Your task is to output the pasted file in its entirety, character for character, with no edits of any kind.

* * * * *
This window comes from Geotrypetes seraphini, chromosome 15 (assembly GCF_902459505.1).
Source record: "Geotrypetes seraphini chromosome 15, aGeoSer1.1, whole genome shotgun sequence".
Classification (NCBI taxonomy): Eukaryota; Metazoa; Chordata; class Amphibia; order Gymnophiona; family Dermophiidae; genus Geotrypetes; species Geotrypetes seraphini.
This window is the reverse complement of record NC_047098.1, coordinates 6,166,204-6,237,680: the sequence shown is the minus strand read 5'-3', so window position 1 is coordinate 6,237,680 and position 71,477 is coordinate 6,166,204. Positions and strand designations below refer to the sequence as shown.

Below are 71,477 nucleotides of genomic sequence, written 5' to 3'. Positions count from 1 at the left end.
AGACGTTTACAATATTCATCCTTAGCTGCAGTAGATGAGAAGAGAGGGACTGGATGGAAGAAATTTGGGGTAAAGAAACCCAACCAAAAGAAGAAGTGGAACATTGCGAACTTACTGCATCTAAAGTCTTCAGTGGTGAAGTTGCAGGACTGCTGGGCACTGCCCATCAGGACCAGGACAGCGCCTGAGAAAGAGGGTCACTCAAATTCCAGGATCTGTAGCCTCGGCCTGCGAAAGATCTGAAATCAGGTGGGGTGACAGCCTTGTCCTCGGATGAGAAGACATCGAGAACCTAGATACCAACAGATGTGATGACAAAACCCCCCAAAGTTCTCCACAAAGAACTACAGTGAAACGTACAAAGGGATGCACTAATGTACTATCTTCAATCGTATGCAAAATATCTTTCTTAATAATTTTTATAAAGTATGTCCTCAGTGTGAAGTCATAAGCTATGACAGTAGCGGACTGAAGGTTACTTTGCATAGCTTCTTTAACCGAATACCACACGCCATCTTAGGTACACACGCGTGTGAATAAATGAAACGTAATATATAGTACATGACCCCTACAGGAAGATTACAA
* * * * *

This window comes from Geotrypetes seraphini, chromosome 15 (assembly GCF_902459505.1).
Source record: "Geotrypetes seraphini chromosome 15, aGeoSer1.1, whole genome shotgun sequence".
Classification (NCBI taxonomy): Eukaryota; Metazoa; Chordata; class Amphibia; order Gymnophiona; family Dermophiidae; genus Geotrypetes; species Geotrypetes seraphini.
This window is the reverse complement of record NC_047098.1, coordinates 6,166,204-6,237,680: the sequence shown is the minus strand read 5'-3', so window position 1 is coordinate 6,237,680 and position 71,477 is coordinate 6,166,204. Positions and strand designations below refer to the sequence as shown.

Below are 71,477 nucleotides of genomic sequence, written 5' to 3'. Positions count from 1 at the left end.
AGACGTTTACAATATTCATCCTTAGCTGCAGTAGATGAGAAGAGAGGGACTGGATGGAAGAAATTTGGGGTAAAGAAACCCAACCAAAAGAAGAAGTGGAACATTGCGAACTTACTGCATCTAAAGTCTTCAGTGGTGAAGTTGCAGGACTGCTGGGCACTGCCCATCAGGACCAGGACAGCGCCTGAGAAAGAGGGTCACTCAAATTCCAGGATCTGTAGCCTCGGCCTGCGAAAGATCTGAAATCAGGTGGGGTGACAGCCTTGTCCTCGGATGAGAAGACATCGAGAACCTAGATACCAACAGATGTGATGACAAAACCCCCCAAAGTTCTCCACAAAGAACTACAGTGAAACGTACAAAGGGATGCACTAATGTACTATCTTCAATCGTATGCAAAATATCTTTCTTAATAATTTTTATAAAGTATGTCCTCAGTGTGAAGTCATAAGCTATGACAGTAGCGGACTGAAGGTTACTTTGCATAGCTTCTTTAACCGAATACCACACGCCATCTTAGGTACACACGCGTGTGAATAAATGAAACGTAATATATAGTACATGACCCCTACAGGAAGATTACAA